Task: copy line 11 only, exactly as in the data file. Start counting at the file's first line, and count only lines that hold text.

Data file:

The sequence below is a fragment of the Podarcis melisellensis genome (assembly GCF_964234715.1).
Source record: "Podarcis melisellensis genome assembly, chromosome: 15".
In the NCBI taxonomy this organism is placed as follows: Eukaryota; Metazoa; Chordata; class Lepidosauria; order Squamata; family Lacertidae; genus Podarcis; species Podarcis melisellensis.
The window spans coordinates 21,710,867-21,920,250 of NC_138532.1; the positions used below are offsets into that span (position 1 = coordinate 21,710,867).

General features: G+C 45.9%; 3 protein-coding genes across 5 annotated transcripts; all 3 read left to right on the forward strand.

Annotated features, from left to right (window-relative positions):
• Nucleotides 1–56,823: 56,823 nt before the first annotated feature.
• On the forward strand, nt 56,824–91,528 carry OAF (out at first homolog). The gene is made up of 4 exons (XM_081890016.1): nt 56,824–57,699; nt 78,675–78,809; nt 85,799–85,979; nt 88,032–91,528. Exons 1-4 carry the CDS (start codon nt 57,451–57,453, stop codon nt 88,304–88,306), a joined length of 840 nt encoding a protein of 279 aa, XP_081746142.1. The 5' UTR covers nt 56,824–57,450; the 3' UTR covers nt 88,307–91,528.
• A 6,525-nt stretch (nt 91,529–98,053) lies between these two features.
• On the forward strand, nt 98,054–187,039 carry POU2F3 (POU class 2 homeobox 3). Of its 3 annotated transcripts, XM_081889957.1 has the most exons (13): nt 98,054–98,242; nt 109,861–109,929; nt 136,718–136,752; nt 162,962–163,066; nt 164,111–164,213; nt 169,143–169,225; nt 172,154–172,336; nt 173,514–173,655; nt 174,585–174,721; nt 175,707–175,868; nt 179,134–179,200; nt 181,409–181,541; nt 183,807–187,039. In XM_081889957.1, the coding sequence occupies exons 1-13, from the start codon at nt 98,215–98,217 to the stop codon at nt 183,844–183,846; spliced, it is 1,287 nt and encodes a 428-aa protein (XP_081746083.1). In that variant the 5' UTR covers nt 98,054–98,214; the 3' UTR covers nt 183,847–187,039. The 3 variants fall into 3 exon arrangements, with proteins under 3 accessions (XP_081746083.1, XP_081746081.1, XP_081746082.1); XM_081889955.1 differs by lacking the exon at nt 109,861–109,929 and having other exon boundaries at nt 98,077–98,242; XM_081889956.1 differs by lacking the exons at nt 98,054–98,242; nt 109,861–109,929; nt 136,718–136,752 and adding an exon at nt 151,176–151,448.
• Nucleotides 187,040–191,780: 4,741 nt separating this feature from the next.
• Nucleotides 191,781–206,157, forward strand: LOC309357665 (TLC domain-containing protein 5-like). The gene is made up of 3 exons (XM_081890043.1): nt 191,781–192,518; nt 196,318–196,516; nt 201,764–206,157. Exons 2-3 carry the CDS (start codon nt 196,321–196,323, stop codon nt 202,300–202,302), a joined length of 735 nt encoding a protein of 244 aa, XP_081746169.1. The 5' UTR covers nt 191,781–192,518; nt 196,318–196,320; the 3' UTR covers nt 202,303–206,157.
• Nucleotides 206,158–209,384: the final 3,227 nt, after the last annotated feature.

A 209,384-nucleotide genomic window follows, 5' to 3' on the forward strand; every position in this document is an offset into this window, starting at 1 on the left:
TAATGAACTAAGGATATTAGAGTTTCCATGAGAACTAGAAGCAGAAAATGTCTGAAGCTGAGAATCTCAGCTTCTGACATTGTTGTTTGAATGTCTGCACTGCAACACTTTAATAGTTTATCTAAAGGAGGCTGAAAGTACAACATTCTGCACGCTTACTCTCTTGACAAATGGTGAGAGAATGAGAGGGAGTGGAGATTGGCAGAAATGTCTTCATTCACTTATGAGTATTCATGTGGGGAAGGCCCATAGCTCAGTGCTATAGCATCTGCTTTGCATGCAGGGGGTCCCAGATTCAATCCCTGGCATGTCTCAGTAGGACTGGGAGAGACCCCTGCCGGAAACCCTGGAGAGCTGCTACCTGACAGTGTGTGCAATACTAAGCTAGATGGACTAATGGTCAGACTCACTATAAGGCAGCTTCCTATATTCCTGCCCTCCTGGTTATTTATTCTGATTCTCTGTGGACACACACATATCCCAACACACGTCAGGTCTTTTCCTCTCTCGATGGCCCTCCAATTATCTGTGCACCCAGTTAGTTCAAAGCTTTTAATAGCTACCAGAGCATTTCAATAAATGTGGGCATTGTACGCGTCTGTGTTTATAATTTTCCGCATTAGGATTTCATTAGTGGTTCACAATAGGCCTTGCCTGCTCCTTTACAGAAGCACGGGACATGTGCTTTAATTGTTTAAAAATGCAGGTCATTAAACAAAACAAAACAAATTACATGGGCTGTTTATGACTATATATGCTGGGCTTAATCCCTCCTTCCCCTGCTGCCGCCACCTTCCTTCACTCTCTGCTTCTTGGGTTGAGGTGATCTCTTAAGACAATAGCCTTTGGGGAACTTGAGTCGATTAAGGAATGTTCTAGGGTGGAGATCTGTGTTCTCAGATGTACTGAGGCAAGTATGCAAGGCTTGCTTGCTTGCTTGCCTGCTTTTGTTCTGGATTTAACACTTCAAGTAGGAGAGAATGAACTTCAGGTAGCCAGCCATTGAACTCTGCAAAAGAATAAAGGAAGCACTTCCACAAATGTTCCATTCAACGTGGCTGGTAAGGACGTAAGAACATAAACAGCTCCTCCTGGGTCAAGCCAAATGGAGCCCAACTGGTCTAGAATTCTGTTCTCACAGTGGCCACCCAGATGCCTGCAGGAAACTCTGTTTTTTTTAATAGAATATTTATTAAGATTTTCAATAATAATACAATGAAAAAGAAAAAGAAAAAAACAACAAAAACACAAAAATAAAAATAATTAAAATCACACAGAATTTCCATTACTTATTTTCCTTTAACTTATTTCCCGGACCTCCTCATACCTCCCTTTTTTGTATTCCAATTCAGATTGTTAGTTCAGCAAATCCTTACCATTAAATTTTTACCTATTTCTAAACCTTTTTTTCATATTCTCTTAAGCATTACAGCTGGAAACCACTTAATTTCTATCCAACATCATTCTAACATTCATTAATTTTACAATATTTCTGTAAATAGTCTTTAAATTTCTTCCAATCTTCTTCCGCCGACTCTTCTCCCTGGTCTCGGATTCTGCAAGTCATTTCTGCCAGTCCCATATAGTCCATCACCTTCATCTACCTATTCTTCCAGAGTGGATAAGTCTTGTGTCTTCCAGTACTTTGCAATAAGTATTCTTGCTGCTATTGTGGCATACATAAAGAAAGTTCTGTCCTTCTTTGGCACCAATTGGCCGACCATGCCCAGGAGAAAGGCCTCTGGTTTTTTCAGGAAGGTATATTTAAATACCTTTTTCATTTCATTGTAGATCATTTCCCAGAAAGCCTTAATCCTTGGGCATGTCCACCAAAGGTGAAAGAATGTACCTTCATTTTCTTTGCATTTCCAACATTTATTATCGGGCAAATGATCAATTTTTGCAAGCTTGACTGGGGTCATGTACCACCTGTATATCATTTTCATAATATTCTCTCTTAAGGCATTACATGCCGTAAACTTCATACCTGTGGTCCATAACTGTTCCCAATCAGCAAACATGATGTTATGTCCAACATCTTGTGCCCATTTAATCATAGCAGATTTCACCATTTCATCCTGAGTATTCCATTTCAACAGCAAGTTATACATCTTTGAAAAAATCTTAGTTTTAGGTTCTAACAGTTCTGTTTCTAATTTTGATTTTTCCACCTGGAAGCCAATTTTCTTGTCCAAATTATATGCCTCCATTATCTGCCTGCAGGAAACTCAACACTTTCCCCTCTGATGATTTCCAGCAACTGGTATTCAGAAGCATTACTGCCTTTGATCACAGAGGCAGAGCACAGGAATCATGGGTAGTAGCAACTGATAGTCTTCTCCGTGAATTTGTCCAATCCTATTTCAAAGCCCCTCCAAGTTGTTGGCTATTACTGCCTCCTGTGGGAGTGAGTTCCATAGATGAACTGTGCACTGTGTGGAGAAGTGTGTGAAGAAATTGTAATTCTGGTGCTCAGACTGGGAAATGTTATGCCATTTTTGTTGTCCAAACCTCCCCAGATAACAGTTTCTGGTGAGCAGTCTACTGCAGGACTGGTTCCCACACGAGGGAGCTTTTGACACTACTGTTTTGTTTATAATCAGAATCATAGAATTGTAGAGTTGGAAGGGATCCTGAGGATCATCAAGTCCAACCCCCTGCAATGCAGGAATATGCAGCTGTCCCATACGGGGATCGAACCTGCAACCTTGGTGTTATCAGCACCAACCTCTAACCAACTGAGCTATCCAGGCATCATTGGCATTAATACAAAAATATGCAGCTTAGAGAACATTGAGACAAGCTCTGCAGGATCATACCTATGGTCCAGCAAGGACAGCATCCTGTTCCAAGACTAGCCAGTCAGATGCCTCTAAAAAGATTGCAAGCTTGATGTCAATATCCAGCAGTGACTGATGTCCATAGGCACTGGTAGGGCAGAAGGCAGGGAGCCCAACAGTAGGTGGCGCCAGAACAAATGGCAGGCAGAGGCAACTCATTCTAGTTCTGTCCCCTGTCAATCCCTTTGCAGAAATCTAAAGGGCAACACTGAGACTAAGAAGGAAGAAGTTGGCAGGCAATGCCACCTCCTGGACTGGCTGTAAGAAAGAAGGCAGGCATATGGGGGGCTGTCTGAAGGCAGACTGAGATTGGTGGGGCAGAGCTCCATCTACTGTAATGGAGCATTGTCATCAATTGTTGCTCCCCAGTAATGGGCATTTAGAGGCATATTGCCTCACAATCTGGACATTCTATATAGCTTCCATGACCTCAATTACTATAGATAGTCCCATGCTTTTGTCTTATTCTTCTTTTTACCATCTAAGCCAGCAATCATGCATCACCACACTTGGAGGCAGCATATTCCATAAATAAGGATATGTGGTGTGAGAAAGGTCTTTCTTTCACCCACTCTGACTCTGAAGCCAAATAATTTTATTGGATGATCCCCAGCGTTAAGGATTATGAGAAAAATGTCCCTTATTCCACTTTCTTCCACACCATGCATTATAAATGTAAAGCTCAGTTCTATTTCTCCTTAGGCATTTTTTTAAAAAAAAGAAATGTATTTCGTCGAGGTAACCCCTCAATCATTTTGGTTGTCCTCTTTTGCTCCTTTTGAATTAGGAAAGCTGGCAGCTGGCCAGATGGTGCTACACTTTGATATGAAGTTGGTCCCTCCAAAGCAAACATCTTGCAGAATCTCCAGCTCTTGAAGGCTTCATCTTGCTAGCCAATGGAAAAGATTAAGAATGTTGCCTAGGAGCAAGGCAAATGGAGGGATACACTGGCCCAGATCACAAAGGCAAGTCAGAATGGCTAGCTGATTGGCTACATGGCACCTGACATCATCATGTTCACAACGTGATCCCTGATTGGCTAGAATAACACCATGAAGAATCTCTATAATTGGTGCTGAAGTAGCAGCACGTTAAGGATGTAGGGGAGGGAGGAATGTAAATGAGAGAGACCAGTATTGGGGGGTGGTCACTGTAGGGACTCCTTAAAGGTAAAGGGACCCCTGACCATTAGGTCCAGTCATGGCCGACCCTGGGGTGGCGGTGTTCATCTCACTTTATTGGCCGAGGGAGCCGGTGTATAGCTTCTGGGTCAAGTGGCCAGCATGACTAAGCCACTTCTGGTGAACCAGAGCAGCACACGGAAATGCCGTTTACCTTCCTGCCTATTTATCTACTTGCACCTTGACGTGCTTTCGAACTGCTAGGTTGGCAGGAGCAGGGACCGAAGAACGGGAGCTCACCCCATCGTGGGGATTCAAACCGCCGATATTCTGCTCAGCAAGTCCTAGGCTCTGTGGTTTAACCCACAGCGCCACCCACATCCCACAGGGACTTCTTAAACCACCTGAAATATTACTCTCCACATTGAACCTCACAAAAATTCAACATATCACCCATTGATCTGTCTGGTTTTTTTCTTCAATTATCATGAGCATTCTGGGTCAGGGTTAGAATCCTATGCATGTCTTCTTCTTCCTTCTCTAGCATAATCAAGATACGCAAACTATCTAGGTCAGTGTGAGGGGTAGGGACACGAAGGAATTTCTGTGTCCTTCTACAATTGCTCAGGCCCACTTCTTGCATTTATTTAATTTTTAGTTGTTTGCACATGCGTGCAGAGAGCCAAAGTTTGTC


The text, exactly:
• Nucleotides 187,040–191,780: 4,741 nt separating this feature from the next.